2015 Fantasy Hockey Team Preview: Winnipeg Jets
Welcome to 2015 NHL team previews: a brand new series that will breakdown every NHL team this offseason. You can expect to see new posts all summer, starting from the 30th place team, and finishing with the Stanley Cup champions. With so many changes coming in the offseason, some teams will be improving dramatically, while others will be forced to make some tough decisions for the future. It’s going to be a fun summer of hockey talk, so sit down, hold on tight and enjoy the ride.
Year in Review
- Record: 43-26-13 (99 points)
- Goals per game: 2.72 (16th)
- Goals against per game: 2. 49(11th)
- Power play: 17.8% (17th)
- Penalty kill: 81.8% (13th)
- Shots per game: 29.7(17th)
- Shots against per game: 28.7(9th)
Most people don’t think of the Winnipeg Jets as an above average hockey team. Maybe its because they play in the toughest division in hockey—the Central Division—or maybe because they don’t have a sexy superstar leading their team. Whatever the reason is, the Jets are no longer the new kids on the block—they’re a serious playoff team—and the league should be on notice.
The Jets finished fifth in the Central Division, but considering how poorly they started the season, fifth really isn’t that bad.
They started the year 19-23-5 and found themselves 10 points out of a playoff spot in January. General Manager Kevin Cheveldayoff decided to make a change after a tough loss to the Columbus Blue Jackets, firing head coach Claude Noel and bringing in Paul Maurice.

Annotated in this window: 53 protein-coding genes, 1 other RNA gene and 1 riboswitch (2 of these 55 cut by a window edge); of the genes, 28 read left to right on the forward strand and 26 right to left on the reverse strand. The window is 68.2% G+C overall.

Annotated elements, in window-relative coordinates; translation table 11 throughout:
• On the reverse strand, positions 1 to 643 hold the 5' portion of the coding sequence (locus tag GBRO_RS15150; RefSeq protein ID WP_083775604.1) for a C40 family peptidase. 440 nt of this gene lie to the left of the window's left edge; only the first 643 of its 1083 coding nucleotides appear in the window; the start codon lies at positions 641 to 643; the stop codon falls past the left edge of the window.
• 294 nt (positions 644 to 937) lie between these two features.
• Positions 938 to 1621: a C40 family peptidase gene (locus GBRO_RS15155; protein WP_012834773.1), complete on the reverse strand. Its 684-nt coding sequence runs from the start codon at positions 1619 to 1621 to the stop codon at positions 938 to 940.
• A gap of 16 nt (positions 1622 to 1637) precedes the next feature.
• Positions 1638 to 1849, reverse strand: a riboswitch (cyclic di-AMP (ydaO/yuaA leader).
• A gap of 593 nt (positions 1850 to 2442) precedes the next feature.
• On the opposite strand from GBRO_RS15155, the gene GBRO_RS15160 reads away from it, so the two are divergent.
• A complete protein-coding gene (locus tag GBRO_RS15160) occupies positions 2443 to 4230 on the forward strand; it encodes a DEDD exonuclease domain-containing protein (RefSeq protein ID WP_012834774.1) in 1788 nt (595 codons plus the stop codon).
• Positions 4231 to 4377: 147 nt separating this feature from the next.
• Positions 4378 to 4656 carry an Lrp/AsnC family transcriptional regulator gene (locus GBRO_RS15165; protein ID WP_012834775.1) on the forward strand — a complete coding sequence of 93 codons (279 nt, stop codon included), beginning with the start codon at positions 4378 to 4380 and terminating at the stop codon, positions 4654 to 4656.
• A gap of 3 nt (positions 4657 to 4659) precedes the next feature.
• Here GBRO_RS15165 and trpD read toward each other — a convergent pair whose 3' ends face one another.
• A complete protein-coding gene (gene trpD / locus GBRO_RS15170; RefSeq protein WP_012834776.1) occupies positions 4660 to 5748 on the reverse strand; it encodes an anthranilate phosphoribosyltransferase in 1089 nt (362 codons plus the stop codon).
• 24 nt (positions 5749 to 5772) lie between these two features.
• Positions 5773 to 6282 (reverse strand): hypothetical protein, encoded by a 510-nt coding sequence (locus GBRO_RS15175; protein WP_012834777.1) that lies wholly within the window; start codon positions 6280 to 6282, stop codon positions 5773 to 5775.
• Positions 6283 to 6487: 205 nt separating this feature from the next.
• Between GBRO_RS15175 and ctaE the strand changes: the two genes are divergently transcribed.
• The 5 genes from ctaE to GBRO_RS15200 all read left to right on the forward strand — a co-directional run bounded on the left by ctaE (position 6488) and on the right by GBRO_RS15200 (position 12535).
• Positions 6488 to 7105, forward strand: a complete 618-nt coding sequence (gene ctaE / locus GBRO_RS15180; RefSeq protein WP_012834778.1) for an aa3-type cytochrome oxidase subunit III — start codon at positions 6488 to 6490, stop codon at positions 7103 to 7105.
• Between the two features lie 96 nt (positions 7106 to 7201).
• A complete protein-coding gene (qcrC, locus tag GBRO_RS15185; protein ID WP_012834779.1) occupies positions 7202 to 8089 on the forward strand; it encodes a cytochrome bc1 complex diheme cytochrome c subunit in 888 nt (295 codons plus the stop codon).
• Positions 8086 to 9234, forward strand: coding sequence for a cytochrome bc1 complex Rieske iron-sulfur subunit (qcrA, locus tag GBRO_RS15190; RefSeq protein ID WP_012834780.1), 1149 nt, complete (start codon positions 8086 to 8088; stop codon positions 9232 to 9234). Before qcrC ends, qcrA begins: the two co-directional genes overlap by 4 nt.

The gamble to make a mid-season change would pay off, as Maurice and the Jets went 18-12-5 in 35 games after the change and made the playoffs for the first time since moving from Atlanta. The Ontario native signed an extension with the team in April and will be entering his first full season as bench boss of the team.
What made Maurice and the Jets so successful down the stretch was their ability to play a better brand of hockey. In short, they played better as a team in all three zones. Under Noel, the Jets were an average team that maintained a CF% just above the league average, but under Maurice, the Jets played a much tighter defensive game that proved to help them be a more competitive team.
The first table shows the Jets under coach Noel, while the second shows the Jets under coach Maurice. Note the difference in G +/- and in CF%.
Charts courtesy of War-on-ice.
The difference in both those categories is what lead the Jets to secure a playoff spot. Any time a team scores more goals per game and allows fewer goals per game simultaneously, good things are going to happen. If the Jets can replicate this success over 82 games, they will be a playoff team for the second year in a row.
Offseason Game Plan
The Jets weren’t a busy team in the offseason, but that doesn’t mean they regressed as an organization. Their top-six core remains largely intact, and there could be a top prospect ready to join the squad as of next season.